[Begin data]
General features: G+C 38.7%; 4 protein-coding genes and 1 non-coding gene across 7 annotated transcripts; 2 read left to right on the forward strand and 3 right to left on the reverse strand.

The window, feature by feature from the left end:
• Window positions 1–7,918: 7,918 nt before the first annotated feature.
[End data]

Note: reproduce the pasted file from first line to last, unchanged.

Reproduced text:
General features: G+C 38.7%; 4 protein-coding genes and 1 non-coding gene across 7 annotated transcripts; 2 read left to right on the forward strand and 3 right to left on the reverse strand.

The window, feature by feature from the left end:
• Window positions 1–7,918: 7,918 nt before the first annotated feature.